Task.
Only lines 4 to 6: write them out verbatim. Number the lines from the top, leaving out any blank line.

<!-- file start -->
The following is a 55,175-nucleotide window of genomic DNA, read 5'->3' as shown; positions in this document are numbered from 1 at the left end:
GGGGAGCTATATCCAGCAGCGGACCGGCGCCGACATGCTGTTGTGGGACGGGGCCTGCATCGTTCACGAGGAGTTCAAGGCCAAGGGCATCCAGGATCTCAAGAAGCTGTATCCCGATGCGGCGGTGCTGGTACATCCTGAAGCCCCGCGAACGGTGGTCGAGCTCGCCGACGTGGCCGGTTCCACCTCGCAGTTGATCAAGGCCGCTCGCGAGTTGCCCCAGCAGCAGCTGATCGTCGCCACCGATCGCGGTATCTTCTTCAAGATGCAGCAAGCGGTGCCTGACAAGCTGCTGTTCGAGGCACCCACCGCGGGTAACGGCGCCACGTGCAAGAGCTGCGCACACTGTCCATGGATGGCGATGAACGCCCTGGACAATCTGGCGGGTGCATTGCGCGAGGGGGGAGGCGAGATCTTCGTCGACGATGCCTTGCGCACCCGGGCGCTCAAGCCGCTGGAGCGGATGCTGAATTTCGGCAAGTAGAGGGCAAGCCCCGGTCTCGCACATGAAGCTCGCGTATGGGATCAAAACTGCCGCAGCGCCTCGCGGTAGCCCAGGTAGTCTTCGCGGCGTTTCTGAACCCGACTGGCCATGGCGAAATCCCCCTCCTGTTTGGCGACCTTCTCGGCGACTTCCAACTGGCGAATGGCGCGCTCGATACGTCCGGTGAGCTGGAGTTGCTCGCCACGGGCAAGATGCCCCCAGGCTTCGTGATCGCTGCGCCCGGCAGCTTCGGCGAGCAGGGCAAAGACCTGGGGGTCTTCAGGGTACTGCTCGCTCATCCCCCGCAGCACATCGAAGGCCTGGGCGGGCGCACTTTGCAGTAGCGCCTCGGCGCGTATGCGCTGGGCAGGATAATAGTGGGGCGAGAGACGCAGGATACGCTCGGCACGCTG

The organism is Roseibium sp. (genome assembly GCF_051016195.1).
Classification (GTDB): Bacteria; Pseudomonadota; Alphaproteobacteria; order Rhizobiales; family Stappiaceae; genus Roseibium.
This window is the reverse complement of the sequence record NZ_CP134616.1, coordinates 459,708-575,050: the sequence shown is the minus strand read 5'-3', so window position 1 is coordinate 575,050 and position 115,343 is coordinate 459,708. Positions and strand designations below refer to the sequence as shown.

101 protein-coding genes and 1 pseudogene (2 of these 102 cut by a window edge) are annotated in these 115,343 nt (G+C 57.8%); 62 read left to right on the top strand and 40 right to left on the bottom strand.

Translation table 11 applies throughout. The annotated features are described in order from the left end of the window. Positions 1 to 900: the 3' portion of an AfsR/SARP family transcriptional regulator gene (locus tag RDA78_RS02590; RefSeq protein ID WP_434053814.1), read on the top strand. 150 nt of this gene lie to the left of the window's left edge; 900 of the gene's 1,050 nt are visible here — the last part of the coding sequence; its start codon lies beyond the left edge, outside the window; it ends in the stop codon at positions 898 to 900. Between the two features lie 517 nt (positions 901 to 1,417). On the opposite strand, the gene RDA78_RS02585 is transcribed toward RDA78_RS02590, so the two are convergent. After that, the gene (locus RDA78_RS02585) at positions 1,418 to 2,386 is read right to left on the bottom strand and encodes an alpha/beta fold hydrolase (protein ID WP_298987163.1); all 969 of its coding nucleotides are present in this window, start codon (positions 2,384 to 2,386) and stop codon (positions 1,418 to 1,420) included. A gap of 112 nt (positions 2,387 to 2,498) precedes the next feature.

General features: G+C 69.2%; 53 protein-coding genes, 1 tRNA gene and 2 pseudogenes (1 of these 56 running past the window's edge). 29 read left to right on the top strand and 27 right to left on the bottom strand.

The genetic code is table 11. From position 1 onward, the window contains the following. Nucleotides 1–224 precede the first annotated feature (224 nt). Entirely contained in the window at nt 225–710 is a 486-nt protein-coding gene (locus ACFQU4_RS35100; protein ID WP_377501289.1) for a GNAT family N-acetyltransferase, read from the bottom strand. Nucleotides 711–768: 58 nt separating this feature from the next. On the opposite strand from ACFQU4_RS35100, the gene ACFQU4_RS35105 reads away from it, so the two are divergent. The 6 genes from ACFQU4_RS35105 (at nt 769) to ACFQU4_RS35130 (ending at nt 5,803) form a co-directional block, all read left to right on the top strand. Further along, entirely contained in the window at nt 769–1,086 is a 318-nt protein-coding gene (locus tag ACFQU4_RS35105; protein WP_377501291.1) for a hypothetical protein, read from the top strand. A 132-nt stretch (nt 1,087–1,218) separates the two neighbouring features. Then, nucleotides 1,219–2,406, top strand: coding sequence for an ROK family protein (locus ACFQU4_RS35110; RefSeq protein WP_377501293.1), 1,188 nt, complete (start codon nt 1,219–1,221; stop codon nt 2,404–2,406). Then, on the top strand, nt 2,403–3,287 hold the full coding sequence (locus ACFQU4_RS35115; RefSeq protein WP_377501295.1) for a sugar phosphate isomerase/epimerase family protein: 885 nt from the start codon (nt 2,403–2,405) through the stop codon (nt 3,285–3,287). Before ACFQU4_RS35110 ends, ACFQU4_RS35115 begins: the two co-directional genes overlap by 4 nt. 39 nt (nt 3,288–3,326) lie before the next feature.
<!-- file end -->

Classification (GTDB): Bacteria; Pseudomonadota; Alphaproteobacteria; order Rhizobiales; family Stappiaceae; genus Roseibium.
This window is the reverse complement of the sequence record NZ_CP134616.1, coordinates 459,708-575,050: the sequence shown is the minus strand read 5'-3', so window position 1 is coordinate 575,050 and position 115,343 is coordinate 459,708. Positions and strand designations below refer to the sequence as shown.

101 protein-coding genes and 1 pseudogene (2 of these 102 cut by a window edge) are annotated in these 115,343 nt (G+C 57.8%); 62 read left to right on the top strand and 40 right to left on the bottom strand.